The last big Final Fantasy title to hit store shelves, Final Fantasy XIII, was years in the making. The end result was a disappointment, with many of those who worked on the game leaving studio Square Enix (or even worse, apparently).
Since Final Fantasy XIII was released, the game's director Motomu Toriyama and producer Yoshinori Kitase are still at Square Enix, as well as the game's art director and background graphics director. However, a chunk of the team apparently left after the game's release: battle planning director Toshihiro Tsuchida (who directed 1995's Front Mission for Square), background technical director Takashi Ohkuma (who quit Square Enix and moved to an island in Okinawa to blog about sunsets), composer Masashi Hamauzu (who had been with the studio since 1996), character art designer Nao Ikeda (who started designing characters for The Legend of Mana), among others.
Sure, turnover is high after game companies finish big titles. But what all these game developers have in common is that they were long-time Square Enix employees. Some of them went off, like Hamauzu and Ikeda, to found their own freelance operations. All of them leaving after Final Fantasy XIII was released.
Yoshinori Kanada, who was FFXIII's storyboard director, wasn't so lucky. The 57 year-old died of a heart attack in July 2009. Besides his work at Square Enix, Kanada also worked with Hayao Miyazaki on a slew films, including My Neighbor Totoro and Nausicaä of the Valley of the Wind. It should be pointed out that Japanese anime is a tough business, and many don't make it to sixty. The Japanese game industry isn't a cake walk either.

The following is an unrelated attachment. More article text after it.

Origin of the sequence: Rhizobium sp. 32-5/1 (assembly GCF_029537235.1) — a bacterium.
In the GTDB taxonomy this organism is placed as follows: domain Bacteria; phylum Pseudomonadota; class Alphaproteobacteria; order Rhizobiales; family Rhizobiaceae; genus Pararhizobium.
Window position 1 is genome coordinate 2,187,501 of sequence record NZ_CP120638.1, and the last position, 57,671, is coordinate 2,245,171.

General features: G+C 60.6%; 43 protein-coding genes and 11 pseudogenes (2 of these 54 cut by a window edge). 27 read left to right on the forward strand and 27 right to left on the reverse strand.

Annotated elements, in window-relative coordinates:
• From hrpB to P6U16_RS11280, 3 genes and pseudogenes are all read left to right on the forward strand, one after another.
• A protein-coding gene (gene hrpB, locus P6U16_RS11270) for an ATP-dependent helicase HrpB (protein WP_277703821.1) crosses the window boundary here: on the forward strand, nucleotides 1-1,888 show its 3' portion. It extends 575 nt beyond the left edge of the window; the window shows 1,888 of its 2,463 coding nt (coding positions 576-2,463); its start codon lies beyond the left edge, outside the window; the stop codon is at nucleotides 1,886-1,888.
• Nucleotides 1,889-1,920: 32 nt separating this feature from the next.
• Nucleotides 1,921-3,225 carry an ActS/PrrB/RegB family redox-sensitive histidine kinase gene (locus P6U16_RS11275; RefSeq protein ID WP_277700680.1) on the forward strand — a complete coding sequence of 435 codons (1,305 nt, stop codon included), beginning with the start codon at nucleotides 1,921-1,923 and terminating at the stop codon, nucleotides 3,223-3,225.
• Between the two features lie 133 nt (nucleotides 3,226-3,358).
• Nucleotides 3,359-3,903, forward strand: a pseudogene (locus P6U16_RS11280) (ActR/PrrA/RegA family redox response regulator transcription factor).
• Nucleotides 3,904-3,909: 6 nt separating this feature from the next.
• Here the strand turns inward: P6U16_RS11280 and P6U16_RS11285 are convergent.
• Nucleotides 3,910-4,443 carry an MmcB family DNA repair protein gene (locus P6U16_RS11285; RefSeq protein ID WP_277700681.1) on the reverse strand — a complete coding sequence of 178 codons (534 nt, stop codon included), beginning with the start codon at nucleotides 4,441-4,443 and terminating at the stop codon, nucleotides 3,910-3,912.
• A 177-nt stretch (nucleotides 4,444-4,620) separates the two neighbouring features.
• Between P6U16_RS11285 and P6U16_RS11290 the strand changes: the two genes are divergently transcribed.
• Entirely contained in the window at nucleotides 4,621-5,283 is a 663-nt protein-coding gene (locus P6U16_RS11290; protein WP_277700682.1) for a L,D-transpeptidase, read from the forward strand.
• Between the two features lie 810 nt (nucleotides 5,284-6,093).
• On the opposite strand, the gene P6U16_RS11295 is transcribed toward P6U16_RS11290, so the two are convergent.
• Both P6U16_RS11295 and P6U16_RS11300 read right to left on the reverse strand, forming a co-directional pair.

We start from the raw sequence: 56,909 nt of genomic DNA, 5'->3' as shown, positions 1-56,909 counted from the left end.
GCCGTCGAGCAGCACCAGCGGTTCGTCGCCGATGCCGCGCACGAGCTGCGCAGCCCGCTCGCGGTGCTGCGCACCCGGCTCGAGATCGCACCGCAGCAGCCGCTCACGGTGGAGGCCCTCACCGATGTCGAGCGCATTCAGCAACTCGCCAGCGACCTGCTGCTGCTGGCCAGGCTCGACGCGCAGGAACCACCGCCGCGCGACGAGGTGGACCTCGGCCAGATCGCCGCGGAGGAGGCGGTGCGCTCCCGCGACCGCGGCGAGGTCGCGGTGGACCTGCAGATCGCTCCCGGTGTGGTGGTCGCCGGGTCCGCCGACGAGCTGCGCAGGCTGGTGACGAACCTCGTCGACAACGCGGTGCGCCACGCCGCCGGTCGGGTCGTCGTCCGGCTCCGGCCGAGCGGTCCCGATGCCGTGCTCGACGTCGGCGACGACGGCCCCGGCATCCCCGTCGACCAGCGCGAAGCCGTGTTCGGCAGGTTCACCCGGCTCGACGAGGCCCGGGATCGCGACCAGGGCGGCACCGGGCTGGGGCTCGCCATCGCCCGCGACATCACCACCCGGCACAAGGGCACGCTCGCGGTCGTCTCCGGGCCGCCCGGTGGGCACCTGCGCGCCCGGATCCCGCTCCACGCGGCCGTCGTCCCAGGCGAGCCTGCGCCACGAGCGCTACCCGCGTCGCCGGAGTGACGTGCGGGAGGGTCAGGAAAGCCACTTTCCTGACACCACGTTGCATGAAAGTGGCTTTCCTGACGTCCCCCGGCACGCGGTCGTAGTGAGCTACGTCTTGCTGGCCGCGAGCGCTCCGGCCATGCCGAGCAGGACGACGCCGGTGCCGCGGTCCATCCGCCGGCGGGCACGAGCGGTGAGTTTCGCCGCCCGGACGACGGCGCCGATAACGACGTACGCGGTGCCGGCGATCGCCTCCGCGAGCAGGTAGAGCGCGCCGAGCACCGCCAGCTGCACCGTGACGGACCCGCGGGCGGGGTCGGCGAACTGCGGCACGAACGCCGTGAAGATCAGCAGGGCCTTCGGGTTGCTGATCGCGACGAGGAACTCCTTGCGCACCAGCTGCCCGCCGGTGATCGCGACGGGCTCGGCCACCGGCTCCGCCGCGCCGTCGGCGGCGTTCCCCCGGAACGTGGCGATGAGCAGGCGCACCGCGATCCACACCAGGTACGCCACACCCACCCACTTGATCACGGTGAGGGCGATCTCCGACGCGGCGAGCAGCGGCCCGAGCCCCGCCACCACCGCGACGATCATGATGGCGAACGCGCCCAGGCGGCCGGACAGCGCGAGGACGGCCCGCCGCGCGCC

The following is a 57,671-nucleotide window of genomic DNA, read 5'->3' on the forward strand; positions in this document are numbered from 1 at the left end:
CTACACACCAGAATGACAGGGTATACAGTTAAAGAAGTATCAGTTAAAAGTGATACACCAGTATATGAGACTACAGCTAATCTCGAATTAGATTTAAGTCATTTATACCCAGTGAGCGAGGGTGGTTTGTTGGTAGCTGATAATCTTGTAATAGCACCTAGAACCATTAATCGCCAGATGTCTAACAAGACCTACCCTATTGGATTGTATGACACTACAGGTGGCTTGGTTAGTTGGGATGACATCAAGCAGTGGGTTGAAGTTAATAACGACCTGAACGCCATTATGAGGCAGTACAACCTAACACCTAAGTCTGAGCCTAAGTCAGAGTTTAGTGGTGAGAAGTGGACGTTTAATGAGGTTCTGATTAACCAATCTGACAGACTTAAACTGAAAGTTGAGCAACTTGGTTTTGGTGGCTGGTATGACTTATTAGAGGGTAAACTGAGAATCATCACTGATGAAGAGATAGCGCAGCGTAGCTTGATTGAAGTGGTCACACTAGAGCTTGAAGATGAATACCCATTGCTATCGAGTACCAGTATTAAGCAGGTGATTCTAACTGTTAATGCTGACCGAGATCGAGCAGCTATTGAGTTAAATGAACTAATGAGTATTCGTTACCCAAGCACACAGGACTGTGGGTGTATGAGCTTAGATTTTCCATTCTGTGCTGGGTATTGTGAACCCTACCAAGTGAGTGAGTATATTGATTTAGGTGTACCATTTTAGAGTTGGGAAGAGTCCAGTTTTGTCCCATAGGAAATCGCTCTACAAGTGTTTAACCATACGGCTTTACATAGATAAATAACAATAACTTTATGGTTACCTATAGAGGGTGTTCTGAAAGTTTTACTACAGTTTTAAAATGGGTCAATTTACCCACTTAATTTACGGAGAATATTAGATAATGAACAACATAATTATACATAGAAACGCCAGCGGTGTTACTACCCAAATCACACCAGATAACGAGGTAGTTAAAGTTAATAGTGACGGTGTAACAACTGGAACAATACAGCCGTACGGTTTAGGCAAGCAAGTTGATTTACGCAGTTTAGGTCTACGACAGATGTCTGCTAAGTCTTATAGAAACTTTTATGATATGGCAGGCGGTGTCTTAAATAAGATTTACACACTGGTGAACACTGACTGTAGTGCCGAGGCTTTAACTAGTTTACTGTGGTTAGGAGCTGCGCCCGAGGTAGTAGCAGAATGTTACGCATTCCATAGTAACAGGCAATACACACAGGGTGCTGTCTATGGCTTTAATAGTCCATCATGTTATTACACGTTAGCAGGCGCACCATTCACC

Unconfirmed reports also surfaced depicting Square Enix as a dark place to work. Former Square Enix game developer Yasuyuki Honne tweeted that two Square Enix employees attempted suicide. One was apparently successful, while the other supposedly was not and is now in a vegetative state. "Another seems to have died from cancer...," Honne added via Twitter.
Honne's tweet has since been deleted, and he does not clarify when the deaths occurred, though it does seem recent as the last Square title he worked on was 1999's Chrono Cross. Also, with a company as large as Square Enix, there are bound to be troubled individuals — of course, as well as those unfortunate enough to be stricken with cancer.
While Final Fantasy Fantasy XIII might not have lived up to the hype, the game was more successful than Final Fantasy XIV, which continues to bleed players and flounder about, and successful enough for a sequel, Final Fantasy XIII-2. That game will be out later this year.